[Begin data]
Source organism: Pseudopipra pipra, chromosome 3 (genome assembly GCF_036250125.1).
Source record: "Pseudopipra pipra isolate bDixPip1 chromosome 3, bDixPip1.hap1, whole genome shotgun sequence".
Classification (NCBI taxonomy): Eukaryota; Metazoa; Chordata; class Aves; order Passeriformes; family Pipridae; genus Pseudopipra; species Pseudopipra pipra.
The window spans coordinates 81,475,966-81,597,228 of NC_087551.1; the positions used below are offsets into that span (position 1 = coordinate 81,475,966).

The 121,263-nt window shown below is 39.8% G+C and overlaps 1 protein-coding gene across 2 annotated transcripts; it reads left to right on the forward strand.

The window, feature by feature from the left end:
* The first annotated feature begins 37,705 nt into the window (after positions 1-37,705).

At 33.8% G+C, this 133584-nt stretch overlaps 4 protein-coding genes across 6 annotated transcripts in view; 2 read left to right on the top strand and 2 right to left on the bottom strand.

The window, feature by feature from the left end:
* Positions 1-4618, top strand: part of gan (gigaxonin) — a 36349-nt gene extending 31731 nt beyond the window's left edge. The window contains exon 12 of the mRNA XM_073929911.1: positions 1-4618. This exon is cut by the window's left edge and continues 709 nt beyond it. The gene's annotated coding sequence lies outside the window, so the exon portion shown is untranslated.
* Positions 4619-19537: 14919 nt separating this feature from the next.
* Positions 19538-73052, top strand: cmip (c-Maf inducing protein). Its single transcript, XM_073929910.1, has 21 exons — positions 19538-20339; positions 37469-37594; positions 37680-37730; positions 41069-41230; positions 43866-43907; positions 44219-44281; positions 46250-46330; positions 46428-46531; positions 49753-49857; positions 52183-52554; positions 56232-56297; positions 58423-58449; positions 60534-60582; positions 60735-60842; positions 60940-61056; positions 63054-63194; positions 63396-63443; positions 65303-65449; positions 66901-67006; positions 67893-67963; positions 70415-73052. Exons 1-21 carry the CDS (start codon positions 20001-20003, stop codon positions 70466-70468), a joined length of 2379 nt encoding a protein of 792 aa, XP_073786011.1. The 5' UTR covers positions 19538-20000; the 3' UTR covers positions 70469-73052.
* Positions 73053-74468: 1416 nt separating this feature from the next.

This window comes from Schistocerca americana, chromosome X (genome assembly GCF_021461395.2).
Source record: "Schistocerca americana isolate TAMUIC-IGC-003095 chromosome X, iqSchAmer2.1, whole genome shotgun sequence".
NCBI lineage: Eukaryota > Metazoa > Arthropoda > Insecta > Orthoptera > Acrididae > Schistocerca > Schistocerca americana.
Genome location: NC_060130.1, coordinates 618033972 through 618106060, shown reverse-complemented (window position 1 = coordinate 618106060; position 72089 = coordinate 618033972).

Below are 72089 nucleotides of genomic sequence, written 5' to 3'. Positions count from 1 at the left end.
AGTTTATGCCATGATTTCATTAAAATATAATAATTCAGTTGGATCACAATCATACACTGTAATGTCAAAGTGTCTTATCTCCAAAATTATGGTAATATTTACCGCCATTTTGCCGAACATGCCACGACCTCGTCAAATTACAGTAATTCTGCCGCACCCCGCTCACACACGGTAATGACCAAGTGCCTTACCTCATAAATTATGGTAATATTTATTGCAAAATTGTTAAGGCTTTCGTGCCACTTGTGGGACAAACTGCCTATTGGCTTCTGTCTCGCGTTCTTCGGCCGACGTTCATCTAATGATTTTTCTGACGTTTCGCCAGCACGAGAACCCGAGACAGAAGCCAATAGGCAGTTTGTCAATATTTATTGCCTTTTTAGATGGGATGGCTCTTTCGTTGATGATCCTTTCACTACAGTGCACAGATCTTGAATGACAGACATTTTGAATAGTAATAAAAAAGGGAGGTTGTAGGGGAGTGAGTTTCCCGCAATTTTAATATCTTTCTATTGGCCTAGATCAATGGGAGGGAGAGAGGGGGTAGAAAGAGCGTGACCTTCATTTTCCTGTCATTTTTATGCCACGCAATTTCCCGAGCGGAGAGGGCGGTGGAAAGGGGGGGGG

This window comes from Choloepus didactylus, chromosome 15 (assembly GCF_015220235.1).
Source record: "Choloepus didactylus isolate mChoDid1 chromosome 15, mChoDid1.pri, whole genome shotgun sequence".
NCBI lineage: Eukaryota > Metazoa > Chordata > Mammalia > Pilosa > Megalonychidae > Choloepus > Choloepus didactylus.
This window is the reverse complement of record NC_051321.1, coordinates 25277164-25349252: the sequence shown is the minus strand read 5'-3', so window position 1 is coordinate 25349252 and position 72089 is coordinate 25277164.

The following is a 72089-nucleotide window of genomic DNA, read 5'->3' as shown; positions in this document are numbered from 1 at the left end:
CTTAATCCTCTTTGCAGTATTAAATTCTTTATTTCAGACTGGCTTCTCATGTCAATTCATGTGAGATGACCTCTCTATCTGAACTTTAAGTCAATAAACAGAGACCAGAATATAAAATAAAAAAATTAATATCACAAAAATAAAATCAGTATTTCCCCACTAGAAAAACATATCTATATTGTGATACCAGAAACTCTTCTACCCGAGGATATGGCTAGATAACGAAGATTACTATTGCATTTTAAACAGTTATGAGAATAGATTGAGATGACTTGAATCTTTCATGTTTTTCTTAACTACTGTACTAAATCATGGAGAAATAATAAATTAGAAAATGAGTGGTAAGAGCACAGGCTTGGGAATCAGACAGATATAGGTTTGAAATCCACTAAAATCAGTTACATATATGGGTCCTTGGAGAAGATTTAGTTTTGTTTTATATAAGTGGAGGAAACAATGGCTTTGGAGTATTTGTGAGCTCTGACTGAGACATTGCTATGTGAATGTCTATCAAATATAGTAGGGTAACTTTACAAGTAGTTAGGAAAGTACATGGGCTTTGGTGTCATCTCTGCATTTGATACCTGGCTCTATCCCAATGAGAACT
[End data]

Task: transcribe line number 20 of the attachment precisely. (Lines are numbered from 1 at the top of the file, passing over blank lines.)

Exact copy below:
This window comes from Choloepus didactylus, chromosome 15 (assembly GCF_015220235.1).